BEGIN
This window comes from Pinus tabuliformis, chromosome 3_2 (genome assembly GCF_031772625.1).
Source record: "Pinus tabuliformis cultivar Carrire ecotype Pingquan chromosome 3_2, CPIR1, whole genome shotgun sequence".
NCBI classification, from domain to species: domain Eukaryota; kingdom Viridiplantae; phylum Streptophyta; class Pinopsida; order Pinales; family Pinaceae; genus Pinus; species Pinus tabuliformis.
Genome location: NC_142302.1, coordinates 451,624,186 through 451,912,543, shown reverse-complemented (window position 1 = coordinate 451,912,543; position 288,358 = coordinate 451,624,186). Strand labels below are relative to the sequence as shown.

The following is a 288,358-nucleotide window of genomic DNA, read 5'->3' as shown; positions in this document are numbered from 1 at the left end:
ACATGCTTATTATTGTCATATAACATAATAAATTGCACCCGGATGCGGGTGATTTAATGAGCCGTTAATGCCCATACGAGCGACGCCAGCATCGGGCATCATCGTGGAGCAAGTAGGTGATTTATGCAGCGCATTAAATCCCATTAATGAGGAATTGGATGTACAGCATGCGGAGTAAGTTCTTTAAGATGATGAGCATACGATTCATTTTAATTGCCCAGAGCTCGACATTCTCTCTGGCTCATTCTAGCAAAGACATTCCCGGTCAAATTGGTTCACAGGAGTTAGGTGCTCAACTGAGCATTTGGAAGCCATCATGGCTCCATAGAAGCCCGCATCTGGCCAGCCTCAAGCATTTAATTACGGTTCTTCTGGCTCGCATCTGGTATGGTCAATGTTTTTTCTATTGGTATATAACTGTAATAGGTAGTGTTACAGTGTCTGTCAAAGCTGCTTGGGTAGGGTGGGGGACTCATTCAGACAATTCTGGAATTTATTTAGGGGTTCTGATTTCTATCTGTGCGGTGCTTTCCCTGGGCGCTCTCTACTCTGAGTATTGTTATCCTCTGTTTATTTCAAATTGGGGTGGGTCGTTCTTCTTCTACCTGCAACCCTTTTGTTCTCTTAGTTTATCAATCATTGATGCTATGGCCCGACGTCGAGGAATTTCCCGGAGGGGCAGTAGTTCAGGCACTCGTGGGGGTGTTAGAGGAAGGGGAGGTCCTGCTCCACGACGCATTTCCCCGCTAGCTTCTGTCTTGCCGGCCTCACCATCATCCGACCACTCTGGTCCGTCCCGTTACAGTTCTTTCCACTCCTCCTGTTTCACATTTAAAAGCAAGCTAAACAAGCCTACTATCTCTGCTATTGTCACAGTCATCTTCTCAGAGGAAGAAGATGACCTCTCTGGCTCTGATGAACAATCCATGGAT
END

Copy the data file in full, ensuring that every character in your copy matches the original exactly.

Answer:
This window comes from Pinus tabuliformis, chromosome 3_2 (genome assembly GCF_031772625.1).
Source record: "Pinus tabuliformis cultivar Carrire ecotype Pingquan chromosome 3_2, CPIR1, whole genome shotgun sequence".
NCBI classification, from domain to species: domain Eukaryota; kingdom Viridiplantae; phylum Streptophyta; class Pinopsida; order Pinales; family Pinaceae; genus Pinus; species Pinus tabuliformis.
Genome location: NC_142302.1, coordinates 451,624,186 through 451,912,543, shown reverse-complemented (window position 1 = coordinate 451,912,543; position 288,358 = coordinate 451,624,186). Strand labels below are relative to the sequence as shown.

The following is a 288,358-nucleotide window of genomic DNA, read 5'->3' as shown; positions in this document are numbered from 1 at the left end:
ACATGCTTATTATTGTCATATAACATAATAAATTGCACCCGGATGCGGGTGATTTAATGAGCCGTTAATGCCCATACGAGCGACGCCAGCATCGGGCATCATCGTGGAGCAAGTAGGTGATTTATGCAGCGCATTAAATCCCATTAATGAGGAATTGGATGTACAGCATGCGGAGTAAGTTCTTTAAGATGATGAGCATACGATTCATTTTAATTGCCCAGAGCTCGACATTCTCTCTGGCTCATTCTAGCAAAGACATTCCCGGTCAAATTGGTTCACAGGAGTTAGGTGCTCAACTGAGCATTTGGAAGCCATCATGGCTCCATAGAAGCCCGCATCTGGCCAGCCTCAAGCATTTAATTACGGTTCTTCTGGCTCGCATCTGGTATGGTCAATGTTTTTTCTATTGGTATATAACTGTAATAGGTAGTGTTACAGTGTCTGTCAAAGCTGCTTGGGTAGGGTGGGGGACTCATTCAGACAATTCTGGAATTTATTTAGGGGTTCTGATTTCTATCTGTGCGGTGCTTTCCCTGGGCGCTCTCTACTCTGAGTATTGTTATCCTCTGTTTATTTCAAATTGGGGTGGGTCGTTCTTCTTCTACCTGCAACCCTTTTGTTCTCTTAGTTTATCAATCATTGATGCTATGGCCCGACGTCGAGGAATTTCCCGGAGGGGCAGTAGTTCAGGCACTCGTGGGGGTGTTAGAGGAAGGGGAGGTCCTGCTCCACGACGCATTTCCCCGCTAGCTTCTGTCTTGCCGGCCTCACCATCATCCGACCACTCTGGTCCGTCCCGTTACAGTTCTTTCCACTCCTCCTGTTTCACATTTAAAAGCAAGCTAAACAAGCCTACTATCTCTGCTATTGTCACAGTCATCTTCTCAGAGGAAGAAGATGACCTCTCTGGCTCTGATGAACAATCCATGGAT